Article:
A challenge for every small city garden is seclusion, especially if you’re a bachelor entertaining his latest girl or boyfriend. It doesn’t have to be the usual timber fence and the contemporary horizontal trellis that has sprung up in suburban gardens isn’t enough when your home displays your tastes to people you want to impress.

And plants are just as important to create that secluded atmosphere. In small gardens every plant counts and it’s important to choose wisely. For the gardener he might sacrifice seating space for planting but for many it’s about low maintenance garden design that means occasional gardening whilst enjoying great simple planting schemes with a peak of interest for the summertime. For the minimalist bachelor pad it might mean a single great Japanese Maple but the clear white branches of multi-stem birches and black bamboo are a popular choice. For the single male interested in emanating Gordon Ramsey or Jamie Oliver there’s also an interest in planting more unusual exotic edibles like Szechuan pepper or Cocktail Kiwis that thrive in the warmth of the city.

Whatever their taste for planting and gardening there seems to be a cool modern garden for every bachelor, whether it’s the city banker with his rooftop space for entertaining or the newly independent divorcee retiring into the city rather than out to the country and wanting a city garden to enjoy for gardening and relaxing in. So next time your London garden is looking a bit tired check out the garden of the single male living next door and get a few tips for a fab garden design.

Posted in Gardening | Tagged | Comments Off

Force Of Law And The Law Of Force

I believe in international investing. My colleagues and I dive deep into the funds we consider for our clients, carefully sifting and balancing to create what we consider to be just the right the mix of regions, countries, industries and company sizes.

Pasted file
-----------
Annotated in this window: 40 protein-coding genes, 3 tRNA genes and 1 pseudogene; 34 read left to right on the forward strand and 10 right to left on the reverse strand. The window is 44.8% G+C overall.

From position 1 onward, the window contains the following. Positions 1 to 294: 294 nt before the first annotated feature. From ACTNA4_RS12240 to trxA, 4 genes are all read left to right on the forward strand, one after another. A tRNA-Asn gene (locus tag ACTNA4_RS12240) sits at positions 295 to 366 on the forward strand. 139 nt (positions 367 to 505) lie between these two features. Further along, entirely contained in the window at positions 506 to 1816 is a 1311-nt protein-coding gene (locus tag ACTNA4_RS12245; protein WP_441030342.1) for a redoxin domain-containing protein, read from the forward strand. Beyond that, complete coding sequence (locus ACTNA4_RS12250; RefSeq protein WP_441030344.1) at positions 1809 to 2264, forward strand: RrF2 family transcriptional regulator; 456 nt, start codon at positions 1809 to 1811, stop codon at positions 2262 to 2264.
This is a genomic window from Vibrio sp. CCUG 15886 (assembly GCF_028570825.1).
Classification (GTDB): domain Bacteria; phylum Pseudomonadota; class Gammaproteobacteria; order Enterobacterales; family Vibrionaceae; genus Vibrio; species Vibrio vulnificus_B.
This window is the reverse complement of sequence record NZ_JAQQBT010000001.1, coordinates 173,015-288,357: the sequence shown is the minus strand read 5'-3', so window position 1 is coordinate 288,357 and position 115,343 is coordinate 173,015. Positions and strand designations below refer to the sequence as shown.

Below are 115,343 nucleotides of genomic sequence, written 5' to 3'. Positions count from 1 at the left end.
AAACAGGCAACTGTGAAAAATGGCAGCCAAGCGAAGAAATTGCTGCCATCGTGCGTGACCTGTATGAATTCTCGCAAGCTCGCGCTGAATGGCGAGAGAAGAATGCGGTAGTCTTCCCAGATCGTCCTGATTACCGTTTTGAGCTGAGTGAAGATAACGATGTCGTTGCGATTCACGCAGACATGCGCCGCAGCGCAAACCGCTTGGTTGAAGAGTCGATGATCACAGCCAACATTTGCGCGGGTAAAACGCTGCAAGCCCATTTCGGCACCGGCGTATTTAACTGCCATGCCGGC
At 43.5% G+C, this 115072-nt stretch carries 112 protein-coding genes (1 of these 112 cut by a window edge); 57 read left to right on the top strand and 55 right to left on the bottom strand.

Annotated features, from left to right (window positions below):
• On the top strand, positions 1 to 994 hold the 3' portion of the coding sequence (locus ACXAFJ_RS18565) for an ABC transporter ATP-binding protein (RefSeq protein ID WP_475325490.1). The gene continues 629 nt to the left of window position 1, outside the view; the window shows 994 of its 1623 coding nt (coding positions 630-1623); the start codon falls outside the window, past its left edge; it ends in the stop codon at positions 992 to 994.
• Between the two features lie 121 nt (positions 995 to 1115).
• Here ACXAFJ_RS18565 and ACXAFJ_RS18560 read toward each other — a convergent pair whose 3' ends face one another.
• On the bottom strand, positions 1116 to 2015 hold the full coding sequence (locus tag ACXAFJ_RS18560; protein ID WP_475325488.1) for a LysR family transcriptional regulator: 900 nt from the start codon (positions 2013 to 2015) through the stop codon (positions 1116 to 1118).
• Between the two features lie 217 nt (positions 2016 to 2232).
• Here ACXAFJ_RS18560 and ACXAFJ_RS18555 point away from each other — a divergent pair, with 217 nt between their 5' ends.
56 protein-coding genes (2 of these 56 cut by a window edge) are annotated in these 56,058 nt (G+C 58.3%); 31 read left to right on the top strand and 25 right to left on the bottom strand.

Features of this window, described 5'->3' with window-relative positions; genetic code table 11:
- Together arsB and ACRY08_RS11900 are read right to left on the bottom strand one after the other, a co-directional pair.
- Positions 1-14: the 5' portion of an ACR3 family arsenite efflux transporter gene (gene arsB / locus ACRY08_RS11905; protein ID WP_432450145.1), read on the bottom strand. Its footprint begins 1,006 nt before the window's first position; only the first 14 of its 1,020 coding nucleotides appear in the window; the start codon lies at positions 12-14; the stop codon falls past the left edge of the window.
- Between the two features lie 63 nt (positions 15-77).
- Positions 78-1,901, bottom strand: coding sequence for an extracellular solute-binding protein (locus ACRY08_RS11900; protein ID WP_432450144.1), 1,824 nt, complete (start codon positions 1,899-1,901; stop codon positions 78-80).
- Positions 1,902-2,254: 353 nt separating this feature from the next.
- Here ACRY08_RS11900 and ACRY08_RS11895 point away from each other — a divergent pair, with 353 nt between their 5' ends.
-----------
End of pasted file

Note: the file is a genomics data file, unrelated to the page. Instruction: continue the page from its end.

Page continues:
We have done this for many years. The world has changed considerably in that period, but one constant in our approach has been to avoid any direct investments in Russia and mainland China.

Investment practices our size, especially those with a global focus, generally do not do this. Since our business began in the 1990s, China has grown from a minor economic power to the world’s second-ranked economy. Russia, meanwhile, recovered from its late-1990s economic crisis to become the world’s number one oil producer, as well as a major market for Western (primarily European) and Chinese goods, as well as high-end American real estate.

So why do we avoid investing in Chinese and Russian companies?

In a nutshell, we avoid them because I believe there is a key distinction between investing and gambling, and that committing capital to these countries is more like the latter than the former. As my firm’s founder and president, I passed these views on to my co-workers. They may agree with me or they may not, but on an issue this fundamental, it doesn’t matter. I have the ultimate responsibility, and I make the call.

I define investing as the commitment of resources in the rational expectation of receiving a return. Gambling, or speculation, is based on hope rather than rationality. We can rationally expect, from historical results, that the S&P 500 will be higher 20 years in the future than it is today. It is not at all rational to assume that it will be higher tomorrow than it is today. Buying an S&P 500 index and planning to hold it for 20 years is an investment. Buying that same index and planning to sell it tomorrow at a profit is just a gamble.

Business operates on rational expectations. If we make a decent product for which there is demand, and if we price it right, we rationally expect people to buy from us. If we meet the requirements for government permits, we expect to get the permits; we should not need to plan on paying bribes in order to get them. And if we sign a contract, we expect the other party to honor the contract or the courts to enforce it, if necessary.